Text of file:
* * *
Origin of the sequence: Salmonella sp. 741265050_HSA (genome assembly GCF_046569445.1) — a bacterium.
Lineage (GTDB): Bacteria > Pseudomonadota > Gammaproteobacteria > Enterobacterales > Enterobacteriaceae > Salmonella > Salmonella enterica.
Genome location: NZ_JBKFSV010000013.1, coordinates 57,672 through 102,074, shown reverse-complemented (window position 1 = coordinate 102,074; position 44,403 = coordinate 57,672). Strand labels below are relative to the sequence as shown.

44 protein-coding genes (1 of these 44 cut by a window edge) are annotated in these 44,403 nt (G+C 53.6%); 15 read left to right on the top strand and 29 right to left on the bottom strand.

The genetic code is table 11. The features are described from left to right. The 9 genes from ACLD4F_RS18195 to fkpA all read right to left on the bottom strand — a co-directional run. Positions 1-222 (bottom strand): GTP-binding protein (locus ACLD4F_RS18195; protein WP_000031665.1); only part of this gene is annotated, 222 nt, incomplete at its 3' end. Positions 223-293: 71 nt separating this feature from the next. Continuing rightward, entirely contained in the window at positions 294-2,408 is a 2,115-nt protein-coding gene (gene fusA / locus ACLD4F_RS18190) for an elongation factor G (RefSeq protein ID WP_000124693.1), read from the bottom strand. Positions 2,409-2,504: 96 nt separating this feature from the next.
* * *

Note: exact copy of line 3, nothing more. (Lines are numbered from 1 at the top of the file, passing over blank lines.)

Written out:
Genome location: NZ_JBKFSV010000013.1, coordinates 57,672 through 102,074, shown reverse-complemented (window position 1 = coordinate 102,074; position 44,403 = coordinate 57,672). Strand labels below are relative to the sequence as shown.